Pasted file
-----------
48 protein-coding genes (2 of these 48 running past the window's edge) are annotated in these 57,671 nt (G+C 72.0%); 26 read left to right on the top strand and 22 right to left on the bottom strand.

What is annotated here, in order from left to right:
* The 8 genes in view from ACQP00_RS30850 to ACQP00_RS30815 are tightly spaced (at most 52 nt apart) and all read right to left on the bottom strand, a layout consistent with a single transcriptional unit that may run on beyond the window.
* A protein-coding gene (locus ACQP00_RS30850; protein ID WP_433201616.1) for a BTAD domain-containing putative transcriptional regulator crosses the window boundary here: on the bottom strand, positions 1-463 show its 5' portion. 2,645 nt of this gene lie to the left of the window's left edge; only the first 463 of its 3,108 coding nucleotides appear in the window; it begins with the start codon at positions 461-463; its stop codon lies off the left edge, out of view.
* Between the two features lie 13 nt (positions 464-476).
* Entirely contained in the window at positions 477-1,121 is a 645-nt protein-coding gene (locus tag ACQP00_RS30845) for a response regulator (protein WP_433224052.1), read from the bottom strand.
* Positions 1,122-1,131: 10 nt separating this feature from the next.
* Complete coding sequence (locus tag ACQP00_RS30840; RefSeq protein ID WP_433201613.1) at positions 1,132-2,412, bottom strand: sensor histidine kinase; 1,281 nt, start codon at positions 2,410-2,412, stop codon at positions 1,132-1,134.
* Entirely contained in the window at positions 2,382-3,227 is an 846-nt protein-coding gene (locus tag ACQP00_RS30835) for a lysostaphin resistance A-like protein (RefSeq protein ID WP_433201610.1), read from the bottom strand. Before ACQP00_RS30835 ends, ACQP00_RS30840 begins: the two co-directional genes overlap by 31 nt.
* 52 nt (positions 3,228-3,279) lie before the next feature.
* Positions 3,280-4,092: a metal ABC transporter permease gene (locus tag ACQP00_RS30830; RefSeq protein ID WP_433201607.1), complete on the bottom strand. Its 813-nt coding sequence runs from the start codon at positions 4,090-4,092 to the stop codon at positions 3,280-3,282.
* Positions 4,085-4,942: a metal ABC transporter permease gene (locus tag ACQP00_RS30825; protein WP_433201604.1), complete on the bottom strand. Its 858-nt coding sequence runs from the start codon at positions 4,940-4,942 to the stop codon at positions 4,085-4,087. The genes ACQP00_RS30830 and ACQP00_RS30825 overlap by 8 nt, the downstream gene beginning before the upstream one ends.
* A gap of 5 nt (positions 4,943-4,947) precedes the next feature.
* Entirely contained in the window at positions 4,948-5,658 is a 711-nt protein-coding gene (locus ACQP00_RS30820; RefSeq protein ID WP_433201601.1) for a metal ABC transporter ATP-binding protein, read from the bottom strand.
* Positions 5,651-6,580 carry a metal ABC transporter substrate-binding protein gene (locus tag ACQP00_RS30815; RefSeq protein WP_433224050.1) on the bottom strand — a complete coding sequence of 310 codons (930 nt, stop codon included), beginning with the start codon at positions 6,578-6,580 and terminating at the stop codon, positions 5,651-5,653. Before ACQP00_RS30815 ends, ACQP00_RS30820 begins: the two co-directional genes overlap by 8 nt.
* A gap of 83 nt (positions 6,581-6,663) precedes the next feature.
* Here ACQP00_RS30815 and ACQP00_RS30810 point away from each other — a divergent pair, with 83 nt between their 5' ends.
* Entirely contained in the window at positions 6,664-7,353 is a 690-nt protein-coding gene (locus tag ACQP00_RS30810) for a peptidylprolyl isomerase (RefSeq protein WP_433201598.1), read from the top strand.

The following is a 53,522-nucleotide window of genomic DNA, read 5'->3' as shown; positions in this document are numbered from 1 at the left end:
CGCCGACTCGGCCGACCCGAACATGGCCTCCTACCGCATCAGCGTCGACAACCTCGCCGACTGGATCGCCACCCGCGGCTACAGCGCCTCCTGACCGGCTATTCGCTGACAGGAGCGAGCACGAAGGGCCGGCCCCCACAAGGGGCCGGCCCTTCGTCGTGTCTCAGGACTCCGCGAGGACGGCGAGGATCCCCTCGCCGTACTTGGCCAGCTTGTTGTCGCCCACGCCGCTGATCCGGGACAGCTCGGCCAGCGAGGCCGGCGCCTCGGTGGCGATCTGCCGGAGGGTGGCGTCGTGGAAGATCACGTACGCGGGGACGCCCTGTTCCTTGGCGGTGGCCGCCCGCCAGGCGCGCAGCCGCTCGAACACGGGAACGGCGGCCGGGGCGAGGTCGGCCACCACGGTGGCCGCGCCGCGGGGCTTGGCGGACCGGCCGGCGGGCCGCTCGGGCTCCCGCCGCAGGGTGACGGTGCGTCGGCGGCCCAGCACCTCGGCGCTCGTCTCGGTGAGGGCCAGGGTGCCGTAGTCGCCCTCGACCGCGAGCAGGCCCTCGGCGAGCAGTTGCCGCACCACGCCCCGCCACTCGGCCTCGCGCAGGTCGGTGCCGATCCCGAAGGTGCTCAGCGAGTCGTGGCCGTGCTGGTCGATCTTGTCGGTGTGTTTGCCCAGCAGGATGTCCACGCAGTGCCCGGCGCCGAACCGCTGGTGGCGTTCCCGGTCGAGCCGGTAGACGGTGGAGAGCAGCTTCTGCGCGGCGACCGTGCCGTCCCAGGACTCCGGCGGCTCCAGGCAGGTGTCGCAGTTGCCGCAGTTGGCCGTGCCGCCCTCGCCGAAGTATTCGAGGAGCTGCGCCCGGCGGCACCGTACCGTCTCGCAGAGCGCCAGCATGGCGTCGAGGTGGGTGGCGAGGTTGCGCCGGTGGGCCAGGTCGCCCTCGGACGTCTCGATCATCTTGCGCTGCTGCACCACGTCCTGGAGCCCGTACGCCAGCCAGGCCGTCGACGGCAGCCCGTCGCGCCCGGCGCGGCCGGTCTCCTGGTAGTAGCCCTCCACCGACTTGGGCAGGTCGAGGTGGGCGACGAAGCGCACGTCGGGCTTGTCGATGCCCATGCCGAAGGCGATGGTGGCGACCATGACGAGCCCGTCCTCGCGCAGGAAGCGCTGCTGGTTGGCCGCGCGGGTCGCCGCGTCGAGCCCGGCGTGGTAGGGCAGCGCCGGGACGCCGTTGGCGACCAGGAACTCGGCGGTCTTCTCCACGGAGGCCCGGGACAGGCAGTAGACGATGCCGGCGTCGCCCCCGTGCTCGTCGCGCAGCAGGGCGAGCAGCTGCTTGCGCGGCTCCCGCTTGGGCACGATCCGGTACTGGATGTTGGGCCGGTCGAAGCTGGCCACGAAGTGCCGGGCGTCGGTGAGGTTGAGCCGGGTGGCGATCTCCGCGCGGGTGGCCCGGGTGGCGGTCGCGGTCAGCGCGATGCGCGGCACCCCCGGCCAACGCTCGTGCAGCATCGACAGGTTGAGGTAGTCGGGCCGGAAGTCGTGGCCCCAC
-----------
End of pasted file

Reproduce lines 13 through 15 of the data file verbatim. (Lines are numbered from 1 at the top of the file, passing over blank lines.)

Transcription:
* A gap of 5 nt (positions 4,943-4,947) precedes the next feature.
* Entirely contained in the window at positions 4,948-5,658 is a 711-nt protein-coding gene (locus ACQP00_RS30820; RefSeq protein ID WP_433201601.1) for a metal ABC transporter ATP-binding protein, read from the bottom strand.
* Positions 5,651-6,580 carry a metal ABC transporter substrate-binding protein gene (locus tag ACQP00_RS30815; RefSeq protein WP_433224050.1) on the bottom strand — a complete coding sequence of 310 codons (930 nt, stop codon included), beginning with the start codon at positions 6,578-6,580 and terminating at the stop codon, positions 5,651-5,653. Before ACQP00_RS30815 ends, ACQP00_RS30820 begins: the two co-directional genes overlap by 8 nt.